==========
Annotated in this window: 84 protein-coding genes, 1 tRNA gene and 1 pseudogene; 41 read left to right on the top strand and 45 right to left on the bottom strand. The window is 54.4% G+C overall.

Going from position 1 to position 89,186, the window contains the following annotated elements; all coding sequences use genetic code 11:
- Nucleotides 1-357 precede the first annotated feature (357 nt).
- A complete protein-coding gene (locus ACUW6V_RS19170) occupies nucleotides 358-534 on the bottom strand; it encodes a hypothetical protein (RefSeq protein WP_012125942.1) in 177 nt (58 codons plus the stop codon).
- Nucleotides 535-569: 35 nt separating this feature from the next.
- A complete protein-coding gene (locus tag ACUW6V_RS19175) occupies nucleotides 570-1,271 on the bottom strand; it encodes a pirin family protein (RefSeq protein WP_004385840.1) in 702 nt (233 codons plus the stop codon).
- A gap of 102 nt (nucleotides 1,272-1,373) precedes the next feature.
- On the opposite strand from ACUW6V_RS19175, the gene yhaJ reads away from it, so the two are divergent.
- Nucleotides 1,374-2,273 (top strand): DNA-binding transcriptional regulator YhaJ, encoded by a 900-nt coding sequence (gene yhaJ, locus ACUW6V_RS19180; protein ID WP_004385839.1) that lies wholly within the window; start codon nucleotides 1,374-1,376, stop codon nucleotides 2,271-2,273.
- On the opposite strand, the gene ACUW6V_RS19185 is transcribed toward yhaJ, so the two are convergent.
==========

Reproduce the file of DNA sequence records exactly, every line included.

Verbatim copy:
Annotated in this window: 84 protein-coding genes, 1 tRNA gene and 1 pseudogene; 41 read left to right on the top strand and 45 right to left on the bottom strand. The window is 54.4% G+C overall.

Going from position 1 to position 89,186, the window contains the following annotated elements; all coding sequences use genetic code 11:
- Nucleotides 1-357 precede the first annotated feature (357 nt).
- A complete protein-coding gene (locus ACUW6V_RS19170) occupies nucleotides 358-534 on the bottom strand; it encodes a hypothetical protein (RefSeq protein WP_012125942.1) in 177 nt (58 codons plus the stop codon).
- Nucleotides 535-569: 35 nt separating this feature from the next.
- A complete protein-coding gene (locus tag ACUW6V_RS19175) occupies nucleotides 570-1,271 on the bottom strand; it encodes a pirin family protein (RefSeq protein WP_004385840.1) in 702 nt (233 codons plus the stop codon).
- A gap of 102 nt (nucleotides 1,272-1,373) precedes the next feature.
- On the opposite strand from ACUW6V_RS19175, the gene yhaJ reads away from it, so the two are divergent.
- Nucleotides 1,374-2,273 (top strand): DNA-binding transcriptional regulator YhaJ, encoded by a 900-nt coding sequence (gene yhaJ, locus ACUW6V_RS19180; protein ID WP_004385839.1) that lies wholly within the window; start codon nucleotides 1,374-1,376, stop codon nucleotides 2,271-2,273.
- On the opposite strand, the gene ACUW6V_RS19185 is transcribed toward yhaJ, so the two are convergent.